MUFG: Are early EM rate hikers taming inflation without causing a recession?

MUFG: Are early EM rate hikers taming inflation without causing a recession?

Inflation Emerging Markets Recession (threat)
Emerging Markets (01) EM Opkomende landen

We examine the experience of emerging markets that hiked early in this cycle (commencing from H1 2021) to decipher whether central banks can tame inflation without instigating a recession.

The evidence is comforting. First, most early hikers are enjoying benign economic activity based on GDP and PMIs. Second, core inflation and wage growth have moderated in most early hikers. Third, at least half of the early hikers have communicated that they were done with rate hikes (and were on hold at their last respective rate decision meeting). Yet, despite this encouragement, early rate hikes are not out of the woods with the data and monetary signalling still pointing towards a narrow soft landing path – Central and Eastern Europe (CEE), as the epicentre of global volatility with significant exposure to the war in Ukraine, appears most at risk.

FX views

EM FX has rebounded from year to date lows, driven by two policy pivots. First, at the their latest FOMC meeting last week, the Fed disappointed market expectations for a dovish policy pivot. Fed Chair Powell signal that while the pace of hikes may slow at either the December or February FOMC meetings, it is now more likely that rates will have to be raised further than previously expected. The second policy that is garnering more market attention and is providing more support for emerging market currencies over the past week has been building speculation over an easing of COVID restrictions in China.

Trading views

Price action suggests USD longs are getting a bit tired, with bearish sentiment high. Reasons for the big turnaround in EM remain the same, however the scorecard is starting to change. When looking for the big turnaround in EM we still have the same three factors that we’re looking at: (i) reduced risk premium in Europe (due to Russia /energy pull back or lowering of UK fiscal concerns); (ii) China reopening and; (iii) a base in the US terminal rate. Certainly the direction of travel on these seems to be getting more positive for EM. Add to that significant bearish sentiment then the case for a tactical rally becomes more evident.

Week in review

The Czech National Bank (CNB) kept rates on hold (7.00%) as expected but the CNB’s revised forecasts which were surprisingly hawkish, implying a higher for longer trajectory. Inflation in Turkey reached 86% y/y in October but the rate of increase in core inflation slowed, helped by the broadly stable TRY. Finally the former Israeli prime minister Benjamin Netanyahu has begun coalition negotiations on forming a government, with the help of ultra-Orthodox parties and a new alliance with the far right – notwithstanding the reduced short-term uncertainty, the stability and the direction of the current government is likely to have more meaningful implications for the country’s medium-term outlook.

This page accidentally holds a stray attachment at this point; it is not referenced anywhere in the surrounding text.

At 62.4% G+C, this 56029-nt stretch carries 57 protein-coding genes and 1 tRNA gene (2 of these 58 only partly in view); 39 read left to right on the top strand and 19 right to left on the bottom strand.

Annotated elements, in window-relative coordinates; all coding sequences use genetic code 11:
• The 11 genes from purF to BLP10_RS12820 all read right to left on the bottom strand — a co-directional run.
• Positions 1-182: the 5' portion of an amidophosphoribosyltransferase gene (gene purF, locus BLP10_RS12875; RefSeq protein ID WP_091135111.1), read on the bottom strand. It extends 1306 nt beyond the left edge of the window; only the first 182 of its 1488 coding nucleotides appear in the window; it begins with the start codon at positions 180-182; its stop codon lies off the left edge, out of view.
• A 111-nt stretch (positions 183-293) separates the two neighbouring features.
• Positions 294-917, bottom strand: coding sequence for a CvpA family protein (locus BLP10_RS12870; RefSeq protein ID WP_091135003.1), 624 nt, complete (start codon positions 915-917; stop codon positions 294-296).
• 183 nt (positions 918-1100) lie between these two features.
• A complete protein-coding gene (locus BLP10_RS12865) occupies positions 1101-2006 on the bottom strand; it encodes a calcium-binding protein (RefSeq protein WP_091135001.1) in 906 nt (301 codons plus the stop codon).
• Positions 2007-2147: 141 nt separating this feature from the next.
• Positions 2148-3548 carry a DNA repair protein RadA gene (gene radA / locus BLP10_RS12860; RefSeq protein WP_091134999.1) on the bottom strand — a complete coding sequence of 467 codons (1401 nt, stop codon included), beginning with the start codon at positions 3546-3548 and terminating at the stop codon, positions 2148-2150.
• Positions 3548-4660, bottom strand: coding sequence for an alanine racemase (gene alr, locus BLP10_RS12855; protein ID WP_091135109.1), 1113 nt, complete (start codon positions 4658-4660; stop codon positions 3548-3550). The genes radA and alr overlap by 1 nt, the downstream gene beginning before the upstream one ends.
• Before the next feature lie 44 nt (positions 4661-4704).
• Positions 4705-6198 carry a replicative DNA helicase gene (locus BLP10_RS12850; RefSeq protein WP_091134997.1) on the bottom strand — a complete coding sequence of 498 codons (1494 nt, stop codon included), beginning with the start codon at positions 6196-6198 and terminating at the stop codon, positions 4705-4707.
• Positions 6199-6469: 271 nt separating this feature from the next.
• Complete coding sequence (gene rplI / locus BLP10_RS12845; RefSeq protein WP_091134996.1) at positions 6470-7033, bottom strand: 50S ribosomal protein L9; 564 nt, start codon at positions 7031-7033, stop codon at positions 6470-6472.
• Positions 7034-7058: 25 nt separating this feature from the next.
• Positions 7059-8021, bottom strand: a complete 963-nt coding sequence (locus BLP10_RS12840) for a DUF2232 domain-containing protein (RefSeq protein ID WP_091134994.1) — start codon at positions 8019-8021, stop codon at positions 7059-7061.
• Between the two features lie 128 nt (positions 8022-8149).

Week ahead

This week we will have rates decisions in Romania (MUFG and consensus: 75bp hike to 7.00%) and Poland (MUFG and consensus: on hold at 6.75%). Inflation data for October will be released in Hungary, Russia, Egypt, the Czech Republic and Romania – we expect all to print higher bar Russia (wherein the price normalisation trajectory post-war in Ukraine shock continues). Lastly, current account data will be published in Turkey (MUFG: -USD2.6bn ; consensus -USD2.5bn). Beyond EMs, we will continue to focus on US data (notably, US CPI for October) and on any additional headlines around China potentially relaxing its zero-COVID policy.

Forecasts at a glance

Headwinds facing EMs are getting stronger as persistently high inflation prompts more hawkish monetary policy responses leading to further tightening of financial conditions and more sacrifices from growth.

Core indicators

EM securities witnessed a rebound in capital inflows last week (USD1.4bn) according to IIF data, following three consecutive weeks of outflows. Yet the overarching sombre picture remains unchanged. Mounting global recession risk is weighing on EM flows as anxiety builds over geopolitical events, realised inflation and uncertainty about the capacity of policymakers to weather the current context.